#WeHaveDiverseBooks: Discover is a spotlight on OOM dedicated to connecting readers with books written by distinct voices. We’ll take a look at the books that we can’t stop talking about— books that make us laugh and cry and think and feel, and see our world in new and interesting ways. Come join the conversation!
When long-time friends and critique partners Rosenberg and Shang began writing together, they drew from their own Jewish and Chinese backgrounds, and, “figured out just how much dumplings and kreplach had in common.” From the comical bickering of family to the realistic tension between friends, This Is Just a Test offers a nuanced look at what it feels like to be caught between opposing cultural and social pressures with wit, humor, and a lot of heart. And the impending threat of nuclear annihilation only adds to the tension the protagonist David, experiences as he tries to figure out who he wants to be in this world, and how he’ll ever survive it.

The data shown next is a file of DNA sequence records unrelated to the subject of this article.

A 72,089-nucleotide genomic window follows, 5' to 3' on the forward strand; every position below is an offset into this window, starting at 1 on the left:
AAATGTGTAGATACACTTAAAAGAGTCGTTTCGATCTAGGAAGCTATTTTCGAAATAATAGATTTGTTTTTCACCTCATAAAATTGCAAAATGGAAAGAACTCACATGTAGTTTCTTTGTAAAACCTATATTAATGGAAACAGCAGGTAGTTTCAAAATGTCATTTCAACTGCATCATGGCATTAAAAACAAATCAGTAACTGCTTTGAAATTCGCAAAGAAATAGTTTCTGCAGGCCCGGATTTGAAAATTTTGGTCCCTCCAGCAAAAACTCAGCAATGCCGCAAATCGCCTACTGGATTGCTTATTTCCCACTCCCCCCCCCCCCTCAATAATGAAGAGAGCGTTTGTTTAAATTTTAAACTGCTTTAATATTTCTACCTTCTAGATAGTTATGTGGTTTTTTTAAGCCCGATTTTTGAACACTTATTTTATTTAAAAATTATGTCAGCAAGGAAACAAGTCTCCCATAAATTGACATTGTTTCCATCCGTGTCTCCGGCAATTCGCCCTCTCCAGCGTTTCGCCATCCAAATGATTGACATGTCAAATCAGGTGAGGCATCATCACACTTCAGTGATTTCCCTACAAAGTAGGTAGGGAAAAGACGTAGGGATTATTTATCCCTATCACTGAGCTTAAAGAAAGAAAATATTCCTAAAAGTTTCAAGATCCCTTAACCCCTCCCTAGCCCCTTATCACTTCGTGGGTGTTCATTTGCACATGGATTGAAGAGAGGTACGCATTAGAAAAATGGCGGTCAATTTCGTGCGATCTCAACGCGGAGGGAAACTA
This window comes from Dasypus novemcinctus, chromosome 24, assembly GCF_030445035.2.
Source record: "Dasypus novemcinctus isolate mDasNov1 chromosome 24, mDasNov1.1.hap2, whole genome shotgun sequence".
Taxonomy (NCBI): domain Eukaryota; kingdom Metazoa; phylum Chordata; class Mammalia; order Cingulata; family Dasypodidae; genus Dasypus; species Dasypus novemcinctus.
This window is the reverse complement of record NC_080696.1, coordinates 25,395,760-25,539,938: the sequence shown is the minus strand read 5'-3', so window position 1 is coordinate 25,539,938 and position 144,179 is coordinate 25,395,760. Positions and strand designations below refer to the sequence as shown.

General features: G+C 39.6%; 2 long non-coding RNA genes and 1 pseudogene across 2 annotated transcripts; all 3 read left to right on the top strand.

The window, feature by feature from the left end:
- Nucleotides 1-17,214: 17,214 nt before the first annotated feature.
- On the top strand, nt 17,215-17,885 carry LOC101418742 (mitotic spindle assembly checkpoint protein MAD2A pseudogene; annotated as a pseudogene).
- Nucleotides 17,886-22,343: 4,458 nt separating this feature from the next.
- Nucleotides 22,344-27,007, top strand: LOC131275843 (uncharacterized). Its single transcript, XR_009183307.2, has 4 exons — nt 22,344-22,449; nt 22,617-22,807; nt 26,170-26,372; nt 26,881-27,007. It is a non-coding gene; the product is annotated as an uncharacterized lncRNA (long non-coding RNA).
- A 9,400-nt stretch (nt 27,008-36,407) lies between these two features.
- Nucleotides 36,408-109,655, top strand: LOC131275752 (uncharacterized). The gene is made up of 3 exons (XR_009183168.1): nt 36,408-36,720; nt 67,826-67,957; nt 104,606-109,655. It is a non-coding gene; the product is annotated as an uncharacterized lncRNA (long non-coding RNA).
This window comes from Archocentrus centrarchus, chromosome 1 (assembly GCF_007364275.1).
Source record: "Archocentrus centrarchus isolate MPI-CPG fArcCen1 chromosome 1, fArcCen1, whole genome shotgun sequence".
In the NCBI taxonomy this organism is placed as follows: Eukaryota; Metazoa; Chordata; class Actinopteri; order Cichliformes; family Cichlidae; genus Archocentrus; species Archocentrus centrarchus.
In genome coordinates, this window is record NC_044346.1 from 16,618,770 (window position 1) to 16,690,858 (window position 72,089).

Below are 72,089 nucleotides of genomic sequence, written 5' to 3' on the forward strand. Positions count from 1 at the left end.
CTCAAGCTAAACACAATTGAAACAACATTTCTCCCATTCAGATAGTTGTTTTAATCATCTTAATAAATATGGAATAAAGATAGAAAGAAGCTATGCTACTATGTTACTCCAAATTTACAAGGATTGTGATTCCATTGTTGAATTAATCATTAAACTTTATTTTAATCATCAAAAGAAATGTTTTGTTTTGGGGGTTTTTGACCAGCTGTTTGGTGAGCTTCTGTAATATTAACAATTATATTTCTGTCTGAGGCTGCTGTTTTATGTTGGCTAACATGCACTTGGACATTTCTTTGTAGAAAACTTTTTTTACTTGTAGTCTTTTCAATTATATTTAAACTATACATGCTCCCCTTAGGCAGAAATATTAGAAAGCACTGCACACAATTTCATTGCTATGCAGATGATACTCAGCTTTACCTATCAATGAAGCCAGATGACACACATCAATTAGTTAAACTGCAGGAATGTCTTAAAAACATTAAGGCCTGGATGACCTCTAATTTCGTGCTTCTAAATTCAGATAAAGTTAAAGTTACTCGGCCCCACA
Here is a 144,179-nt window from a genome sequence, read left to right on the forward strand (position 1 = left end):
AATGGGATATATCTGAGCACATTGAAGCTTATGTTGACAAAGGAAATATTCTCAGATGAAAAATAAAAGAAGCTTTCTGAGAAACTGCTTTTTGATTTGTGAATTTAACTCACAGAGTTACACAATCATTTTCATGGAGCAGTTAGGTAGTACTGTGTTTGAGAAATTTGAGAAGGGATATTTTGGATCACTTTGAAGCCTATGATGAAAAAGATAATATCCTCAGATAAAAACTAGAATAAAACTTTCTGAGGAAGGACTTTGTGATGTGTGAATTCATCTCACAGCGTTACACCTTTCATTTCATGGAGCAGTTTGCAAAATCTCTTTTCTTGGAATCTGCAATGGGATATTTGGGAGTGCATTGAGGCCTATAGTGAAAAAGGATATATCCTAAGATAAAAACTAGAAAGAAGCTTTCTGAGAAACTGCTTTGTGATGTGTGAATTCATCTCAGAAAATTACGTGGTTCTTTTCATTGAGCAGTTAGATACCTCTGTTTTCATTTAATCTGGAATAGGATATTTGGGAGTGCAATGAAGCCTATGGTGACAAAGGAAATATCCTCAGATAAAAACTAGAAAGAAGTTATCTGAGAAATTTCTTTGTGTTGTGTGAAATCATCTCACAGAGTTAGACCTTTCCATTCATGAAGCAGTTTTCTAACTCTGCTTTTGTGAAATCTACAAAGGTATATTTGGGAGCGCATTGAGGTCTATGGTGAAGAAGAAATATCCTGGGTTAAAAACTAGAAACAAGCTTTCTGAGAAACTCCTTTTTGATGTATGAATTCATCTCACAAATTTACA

Stuck in the middle. That’s how seventh-grader David Da-Wei Horowitz feels in Madelyn Rosenberg and Wendy Wan-Long Shang’s hilarious and heartwarming new novel This Is Just a Test (Scholastic Press, Ages 8-12). It’s 1983, and though David’s country might be on the brink of nuclear war with Russia, battles closer to home are causing him the most stress. His Chinese grandmother and his Jewish grandmother argue about everything from whether Peking duck belongs on the family’s Thanksgiving Day menu to the wording on the invitations to David’s bar mitzvah. But they fight so politely that sometimes David thinks he’s the only one who realizes how they really feel about each other. David’s friends, on the other hand, are way more obvious. Scott can’t stand Hector, and he’s never shy about letting David know it. In fact, Scott wants David to help him dig a fallout shelter—in case the world goes up in smoke—but Hector isn’t invited. David just wants everyone to get along. If they could, he might be able to concentrate on his bar mitzvah speech, winning the upcoming trivia tournament, and talking to Kelli Ann Majors without getting nervous.